User Account Policy A user account is a record that consists of all the information that defines a user to Microsoft Windows Server 2003. This includes the user name and password required for the user to log on, the groups in which the user account has membership, and the rights and permissions the user has for using the computer and network and accessing their resources.
User Account Types Windows Server 2003 provides three types of user accounts: 1 .local user accounts 2 .domain user accounts 3 .built-in user accounts.
local user account:- a user logs on to a specific computer to gain access to resources on that computer. domain user account:- a user can log on to a domain to gain access to network resources. Built−in user accounts:- are created automatically by Windows Server 2003 for the purpose of performing administrative tasks or to gain access to network resources. (e.g Administrator ,Guest
A group is a collection of user accounts. Groups simplify administration by allowing you to assign permissions and rights to a group of users rather than having to assign permissions to each individual user account.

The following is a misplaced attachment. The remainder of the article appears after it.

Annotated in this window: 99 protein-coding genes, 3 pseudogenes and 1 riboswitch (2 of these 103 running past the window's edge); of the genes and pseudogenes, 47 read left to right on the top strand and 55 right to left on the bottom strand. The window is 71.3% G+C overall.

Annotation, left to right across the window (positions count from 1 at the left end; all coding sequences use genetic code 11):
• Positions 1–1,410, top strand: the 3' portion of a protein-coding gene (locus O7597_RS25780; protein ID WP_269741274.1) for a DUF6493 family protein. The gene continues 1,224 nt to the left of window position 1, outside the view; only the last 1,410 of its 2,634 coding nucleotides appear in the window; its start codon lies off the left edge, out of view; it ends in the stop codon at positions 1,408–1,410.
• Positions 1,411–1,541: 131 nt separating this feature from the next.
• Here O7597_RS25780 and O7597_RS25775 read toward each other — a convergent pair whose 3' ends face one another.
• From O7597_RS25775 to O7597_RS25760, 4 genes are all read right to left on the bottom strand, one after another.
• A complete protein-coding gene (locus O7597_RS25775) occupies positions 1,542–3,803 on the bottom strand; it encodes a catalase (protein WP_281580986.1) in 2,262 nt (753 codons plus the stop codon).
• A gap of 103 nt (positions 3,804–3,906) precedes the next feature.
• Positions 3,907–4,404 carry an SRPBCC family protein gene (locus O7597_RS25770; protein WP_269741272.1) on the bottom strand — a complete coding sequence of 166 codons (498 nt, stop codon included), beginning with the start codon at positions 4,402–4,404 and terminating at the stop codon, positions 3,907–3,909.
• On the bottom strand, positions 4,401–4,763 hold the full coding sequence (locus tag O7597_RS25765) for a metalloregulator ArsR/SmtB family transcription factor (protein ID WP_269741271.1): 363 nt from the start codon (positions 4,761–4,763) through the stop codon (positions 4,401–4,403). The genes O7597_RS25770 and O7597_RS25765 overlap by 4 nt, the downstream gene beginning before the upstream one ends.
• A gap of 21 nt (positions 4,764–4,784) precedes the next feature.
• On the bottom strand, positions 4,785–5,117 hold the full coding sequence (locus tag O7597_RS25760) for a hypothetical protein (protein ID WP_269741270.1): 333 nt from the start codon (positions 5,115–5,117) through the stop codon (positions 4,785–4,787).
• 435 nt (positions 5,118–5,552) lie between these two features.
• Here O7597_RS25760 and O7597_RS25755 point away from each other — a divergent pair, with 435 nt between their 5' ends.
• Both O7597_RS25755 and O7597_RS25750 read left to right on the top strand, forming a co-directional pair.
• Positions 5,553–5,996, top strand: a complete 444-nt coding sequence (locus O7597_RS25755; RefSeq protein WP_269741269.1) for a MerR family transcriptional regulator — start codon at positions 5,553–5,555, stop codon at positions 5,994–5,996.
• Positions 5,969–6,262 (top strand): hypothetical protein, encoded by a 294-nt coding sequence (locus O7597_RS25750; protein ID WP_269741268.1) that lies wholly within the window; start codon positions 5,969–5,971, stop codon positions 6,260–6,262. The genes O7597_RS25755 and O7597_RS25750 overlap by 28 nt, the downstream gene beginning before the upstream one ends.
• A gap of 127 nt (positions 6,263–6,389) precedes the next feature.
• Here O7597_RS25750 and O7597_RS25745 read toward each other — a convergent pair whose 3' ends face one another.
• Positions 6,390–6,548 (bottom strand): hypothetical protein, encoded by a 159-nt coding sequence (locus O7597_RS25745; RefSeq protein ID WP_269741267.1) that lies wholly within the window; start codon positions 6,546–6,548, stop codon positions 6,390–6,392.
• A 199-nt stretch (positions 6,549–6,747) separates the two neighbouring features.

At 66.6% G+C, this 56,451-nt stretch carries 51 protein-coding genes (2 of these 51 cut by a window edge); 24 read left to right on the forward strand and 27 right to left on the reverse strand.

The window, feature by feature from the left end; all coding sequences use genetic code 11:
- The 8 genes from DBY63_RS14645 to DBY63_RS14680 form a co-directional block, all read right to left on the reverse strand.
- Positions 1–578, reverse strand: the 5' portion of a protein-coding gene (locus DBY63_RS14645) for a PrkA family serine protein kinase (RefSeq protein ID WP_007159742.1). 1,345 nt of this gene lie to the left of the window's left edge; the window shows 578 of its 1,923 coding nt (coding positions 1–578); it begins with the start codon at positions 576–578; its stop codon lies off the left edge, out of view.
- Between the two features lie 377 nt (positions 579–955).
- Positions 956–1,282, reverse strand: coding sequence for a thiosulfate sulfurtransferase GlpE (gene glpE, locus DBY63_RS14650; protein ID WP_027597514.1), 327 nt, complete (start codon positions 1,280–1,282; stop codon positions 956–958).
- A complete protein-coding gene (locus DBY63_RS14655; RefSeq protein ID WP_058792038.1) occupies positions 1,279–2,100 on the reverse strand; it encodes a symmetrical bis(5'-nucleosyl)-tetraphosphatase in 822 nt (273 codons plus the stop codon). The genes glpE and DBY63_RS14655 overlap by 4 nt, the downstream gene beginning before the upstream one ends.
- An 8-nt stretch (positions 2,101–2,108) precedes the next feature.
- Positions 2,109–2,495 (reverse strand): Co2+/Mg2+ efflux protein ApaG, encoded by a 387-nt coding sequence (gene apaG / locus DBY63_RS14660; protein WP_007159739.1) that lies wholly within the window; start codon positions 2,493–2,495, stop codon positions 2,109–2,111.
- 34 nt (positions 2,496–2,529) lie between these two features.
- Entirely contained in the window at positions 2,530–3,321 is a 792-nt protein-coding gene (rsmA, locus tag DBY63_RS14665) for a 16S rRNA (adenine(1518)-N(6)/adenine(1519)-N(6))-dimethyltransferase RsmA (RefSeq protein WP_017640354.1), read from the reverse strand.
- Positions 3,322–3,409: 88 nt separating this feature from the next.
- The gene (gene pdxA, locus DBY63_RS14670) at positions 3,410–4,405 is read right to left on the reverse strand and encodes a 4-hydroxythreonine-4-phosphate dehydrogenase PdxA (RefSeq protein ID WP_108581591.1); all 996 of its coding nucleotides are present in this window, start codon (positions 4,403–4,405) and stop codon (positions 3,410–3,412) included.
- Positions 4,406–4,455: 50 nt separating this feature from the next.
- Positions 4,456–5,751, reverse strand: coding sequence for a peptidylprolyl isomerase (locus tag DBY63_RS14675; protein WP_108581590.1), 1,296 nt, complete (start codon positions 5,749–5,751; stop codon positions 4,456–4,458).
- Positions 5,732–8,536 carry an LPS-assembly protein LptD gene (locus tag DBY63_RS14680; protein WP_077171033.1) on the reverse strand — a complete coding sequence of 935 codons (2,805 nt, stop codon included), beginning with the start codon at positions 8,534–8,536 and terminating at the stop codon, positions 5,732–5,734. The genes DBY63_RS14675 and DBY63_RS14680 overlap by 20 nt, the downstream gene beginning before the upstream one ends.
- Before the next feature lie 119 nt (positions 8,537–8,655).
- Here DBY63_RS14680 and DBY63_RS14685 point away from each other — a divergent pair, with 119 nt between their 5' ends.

Group Policy Group policies are collections of user and computer configuration settings that specify how programs, network resources, and the operating system work for users and computers in an organization. Local GPOs:- One local GPO is stored on each computer whether or not the computer is part of an Active Directory environment or a networked environment. A local GPO affects only the computer on which it is stored. Nonlocal GPOs:- Nonlocal GPOs are created in Active Directory, By default, when Active Directory directory service is set up, two nonlocal GPOs are created:
Default Domain Policy This GPO is linked to the domain , and it affects all users and computers in the domain (including computers that are domain controllers) Default Domain Controllers Policy This GPO is linked to the Domain Controllers OU, and it generally affects only domain controllers, because computer accounts for domain controllers are kept exclusively in the Domain Controllers OU.
How Group Policy Is Applied Local GPO. Site GPOs Domain GPOs OU GPOs
Group Policy Inheritance Group Policy is passed down from parent to child containers within a domain. Group Policy is inherited in the following ways: If a policy setting is configured (set to Enabled or Disabled) for a parent OU, and the same policy setting is not already configured for its child OUs, the child OUs inherit the parent’s policy setting. If a policy setting is configured (set to Enabled or Disabled) for a parent OU, and the same policy setting is configured for a child OU, the child OU’s Group Policy setting overrides the setting inherited from the parent OU.